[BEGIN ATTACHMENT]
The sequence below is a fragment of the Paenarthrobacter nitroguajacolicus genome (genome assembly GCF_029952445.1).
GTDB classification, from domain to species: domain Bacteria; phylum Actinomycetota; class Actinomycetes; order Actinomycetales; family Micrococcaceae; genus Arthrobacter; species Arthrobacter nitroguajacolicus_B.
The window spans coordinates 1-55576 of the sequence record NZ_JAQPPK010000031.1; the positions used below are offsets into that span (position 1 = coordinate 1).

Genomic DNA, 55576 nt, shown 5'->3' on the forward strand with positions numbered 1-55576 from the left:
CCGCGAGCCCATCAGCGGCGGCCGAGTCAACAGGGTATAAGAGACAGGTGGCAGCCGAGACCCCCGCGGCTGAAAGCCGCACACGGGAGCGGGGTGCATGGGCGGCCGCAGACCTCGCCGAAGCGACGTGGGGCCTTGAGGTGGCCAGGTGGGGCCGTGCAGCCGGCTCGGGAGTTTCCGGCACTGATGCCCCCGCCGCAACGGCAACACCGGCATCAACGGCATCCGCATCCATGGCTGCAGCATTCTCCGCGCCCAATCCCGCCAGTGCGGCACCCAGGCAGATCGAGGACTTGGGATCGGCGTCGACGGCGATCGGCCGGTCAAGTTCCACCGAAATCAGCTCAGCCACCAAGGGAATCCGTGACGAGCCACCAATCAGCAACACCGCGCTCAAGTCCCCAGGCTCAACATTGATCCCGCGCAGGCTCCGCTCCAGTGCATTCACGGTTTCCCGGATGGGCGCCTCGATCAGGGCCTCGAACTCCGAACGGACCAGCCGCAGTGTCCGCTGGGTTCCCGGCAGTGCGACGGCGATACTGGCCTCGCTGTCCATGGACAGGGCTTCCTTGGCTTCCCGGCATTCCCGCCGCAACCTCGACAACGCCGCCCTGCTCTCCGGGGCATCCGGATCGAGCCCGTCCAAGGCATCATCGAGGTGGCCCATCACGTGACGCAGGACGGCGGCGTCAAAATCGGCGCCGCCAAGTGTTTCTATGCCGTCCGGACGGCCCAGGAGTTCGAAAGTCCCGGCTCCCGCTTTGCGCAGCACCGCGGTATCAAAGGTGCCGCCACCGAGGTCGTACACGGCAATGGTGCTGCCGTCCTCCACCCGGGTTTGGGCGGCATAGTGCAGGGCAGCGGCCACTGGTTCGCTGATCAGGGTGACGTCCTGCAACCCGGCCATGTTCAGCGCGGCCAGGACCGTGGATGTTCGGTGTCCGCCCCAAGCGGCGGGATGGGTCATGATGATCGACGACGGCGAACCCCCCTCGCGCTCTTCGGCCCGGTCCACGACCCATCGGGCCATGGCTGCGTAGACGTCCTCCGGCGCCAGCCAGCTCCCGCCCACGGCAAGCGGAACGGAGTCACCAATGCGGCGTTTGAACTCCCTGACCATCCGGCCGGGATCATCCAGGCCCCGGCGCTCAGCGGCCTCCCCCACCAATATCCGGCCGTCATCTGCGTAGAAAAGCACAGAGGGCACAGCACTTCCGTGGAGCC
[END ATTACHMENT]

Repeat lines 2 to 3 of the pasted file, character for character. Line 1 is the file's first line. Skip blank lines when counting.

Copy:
GTDB classification, from domain to species: domain Bacteria; phylum Actinomycetota; class Actinomycetes; order Actinomycetales; family Micrococcaceae; genus Arthrobacter; species Arthrobacter nitroguajacolicus_B.
The window spans coordinates 1-55576 of the sequence record NZ_JAQPPK010000031.1; the positions used below are offsets into that span (position 1 = coordinate 1).